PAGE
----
Strao had chosen a locale for her home which provided a physical reflection of the peace she hoped soon to achieve. A broad, quiet river ambled past her translucently roofed house. The gently sloping hill from the riverbank to her blue-walled abode was well trimmed. Its carefully nurtured grass yielded caressingly beneath Surlan's bare feet as he continued his walk. With a hint of jealousy, his gaze rose towards the high-arched, wide-based doorway.
Surlan's friend -- if such a neutral word would suffice, he thought -- seemed so much better suited to the goals of a Petitioner. Every smallest component of Strao's environment seemed to interlock in an intricate wholeness. Surlan felt as though he had always lagged behind her. As infants, children, adolescents, adults, and then Petitioners, they had shared together: growing, learning, exploring, experiencing life and gaining the insights and knowledge necessary to move on to the Sixth Level. But it had always been with Strao leading, he following. Was their closeness finally to come to an end, he wondered, now that their goal loomed close at hand?
Dutifully he shoved aside such questions. Strao stood at the doorway ready to greet him.
"Surlan..." The word spoke warmth and acceptance.
Strao's cool lips pressed against his as her firmly fleshed arms encircled his neck.
"Come in," she said. Her fingers interlaced with his and squeezed lightly.
Surlan followed without protest. As he watched the sun and shadows play across his lover's features, he smiled faintly.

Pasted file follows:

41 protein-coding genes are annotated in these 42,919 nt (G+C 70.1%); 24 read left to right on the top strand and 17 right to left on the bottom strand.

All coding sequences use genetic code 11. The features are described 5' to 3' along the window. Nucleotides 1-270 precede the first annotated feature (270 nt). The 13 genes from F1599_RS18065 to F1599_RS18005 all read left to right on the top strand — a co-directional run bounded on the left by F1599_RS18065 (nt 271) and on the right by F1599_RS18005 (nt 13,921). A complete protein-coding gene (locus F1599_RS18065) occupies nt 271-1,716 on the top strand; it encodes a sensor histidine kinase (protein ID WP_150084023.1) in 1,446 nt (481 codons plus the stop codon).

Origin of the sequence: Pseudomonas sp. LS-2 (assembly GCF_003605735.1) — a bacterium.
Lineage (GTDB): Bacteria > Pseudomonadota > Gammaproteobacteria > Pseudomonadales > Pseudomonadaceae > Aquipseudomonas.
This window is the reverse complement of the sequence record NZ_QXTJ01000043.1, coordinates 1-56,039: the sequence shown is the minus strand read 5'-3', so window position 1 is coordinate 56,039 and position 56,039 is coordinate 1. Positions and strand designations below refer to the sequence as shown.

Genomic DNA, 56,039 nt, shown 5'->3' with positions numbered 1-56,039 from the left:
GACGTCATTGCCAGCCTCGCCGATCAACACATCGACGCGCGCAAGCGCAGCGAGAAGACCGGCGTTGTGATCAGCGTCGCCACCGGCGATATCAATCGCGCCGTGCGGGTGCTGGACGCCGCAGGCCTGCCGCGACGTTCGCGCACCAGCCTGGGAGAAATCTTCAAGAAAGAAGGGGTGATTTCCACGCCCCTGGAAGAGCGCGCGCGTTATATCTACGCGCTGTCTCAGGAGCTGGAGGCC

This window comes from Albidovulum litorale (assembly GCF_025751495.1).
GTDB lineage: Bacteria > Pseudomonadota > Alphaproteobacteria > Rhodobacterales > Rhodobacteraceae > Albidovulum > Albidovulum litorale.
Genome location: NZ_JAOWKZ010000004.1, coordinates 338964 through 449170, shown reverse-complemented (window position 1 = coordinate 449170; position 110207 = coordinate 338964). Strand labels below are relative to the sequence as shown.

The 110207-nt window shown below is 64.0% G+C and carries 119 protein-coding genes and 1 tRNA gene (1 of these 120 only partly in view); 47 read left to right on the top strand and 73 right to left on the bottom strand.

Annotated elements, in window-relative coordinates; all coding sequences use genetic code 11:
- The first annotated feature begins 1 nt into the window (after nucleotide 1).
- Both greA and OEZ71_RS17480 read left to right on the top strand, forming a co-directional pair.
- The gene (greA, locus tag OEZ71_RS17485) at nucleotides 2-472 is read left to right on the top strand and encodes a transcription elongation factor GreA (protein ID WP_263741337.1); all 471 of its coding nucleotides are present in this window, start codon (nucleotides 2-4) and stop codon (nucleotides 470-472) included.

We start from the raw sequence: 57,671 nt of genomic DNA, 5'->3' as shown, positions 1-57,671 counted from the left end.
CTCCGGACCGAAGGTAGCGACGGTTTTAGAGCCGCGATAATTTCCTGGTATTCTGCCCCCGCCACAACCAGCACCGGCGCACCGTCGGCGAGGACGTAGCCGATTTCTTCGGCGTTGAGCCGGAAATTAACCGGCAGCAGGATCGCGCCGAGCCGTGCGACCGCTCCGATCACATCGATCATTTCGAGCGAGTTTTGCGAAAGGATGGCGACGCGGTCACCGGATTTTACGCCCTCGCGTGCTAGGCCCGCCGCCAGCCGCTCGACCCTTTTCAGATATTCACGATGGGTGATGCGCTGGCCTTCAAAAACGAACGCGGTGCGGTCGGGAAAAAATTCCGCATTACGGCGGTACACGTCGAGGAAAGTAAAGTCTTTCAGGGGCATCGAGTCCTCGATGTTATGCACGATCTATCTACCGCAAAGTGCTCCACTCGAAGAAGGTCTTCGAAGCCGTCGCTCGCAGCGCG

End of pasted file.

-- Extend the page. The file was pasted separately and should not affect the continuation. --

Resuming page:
With a sinuous sensuality, Strao sank down onto a thick pile of brightly colored pillows. Playfully, she pulled Surlan down beside her and cradled his head in the crook of one arm. Lightly, she let her long fingers filter through his auburn hair.
For awhile Surlan lay there enjoying the pleasant sensations. That very enjoyment, however, soon became its own torment.
"What's bothering you, Surlan?" Strao asked quietly. "You feel so tense."
Surlan started then gazed up into the hazel eyes of the woman he loved. After a moment, he sat up.
"It shows that plainly..."
Strao's palm slid along his curved back. Delicately she traced the hard planes of his muscles. "Yes, it does." She paused, and Surlan tightened even further. "Difficulties with your Peti--...with Danous?"
"Yes." Surlan hated the bitterness he heard in his voice.
"The Festival is next week," Strao said softly.
"You don't have to remind me!" Surlan jerked to his feet. Turning away, he shoved his hands into his pockets.
Strao did not raise her voice. Neither did she relent. "Unless our Petitions are read simultaneously, Surlan, our Pact will be dissolved. We cannot practice the Creation Mode on the way to the Sixth Level unless we are together. There'll be no blending. Our new being will never exist."
Surlan blinked away threatening tears. His jaw muscles bunched and loosened. Fruitlessly, he searched for the tranquility he knew signaled the mark of a successful Petitioner.
When finally he spoke, his voice was low and unsteady. "Will you...will you...wait?"